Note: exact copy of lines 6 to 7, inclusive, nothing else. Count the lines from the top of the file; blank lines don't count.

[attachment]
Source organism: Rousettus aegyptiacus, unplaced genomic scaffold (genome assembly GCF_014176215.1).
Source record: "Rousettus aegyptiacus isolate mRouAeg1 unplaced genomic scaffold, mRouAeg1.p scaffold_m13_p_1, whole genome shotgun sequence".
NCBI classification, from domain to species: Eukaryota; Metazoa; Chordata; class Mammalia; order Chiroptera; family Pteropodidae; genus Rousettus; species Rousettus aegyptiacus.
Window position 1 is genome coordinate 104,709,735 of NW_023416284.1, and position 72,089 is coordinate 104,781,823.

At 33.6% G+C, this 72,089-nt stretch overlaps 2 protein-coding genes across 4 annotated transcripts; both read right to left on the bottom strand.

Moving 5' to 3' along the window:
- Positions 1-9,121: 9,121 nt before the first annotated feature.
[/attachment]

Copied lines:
Moving 5' to 3' along the window:
- Positions 1-9,121: 9,121 nt before the first annotated feature.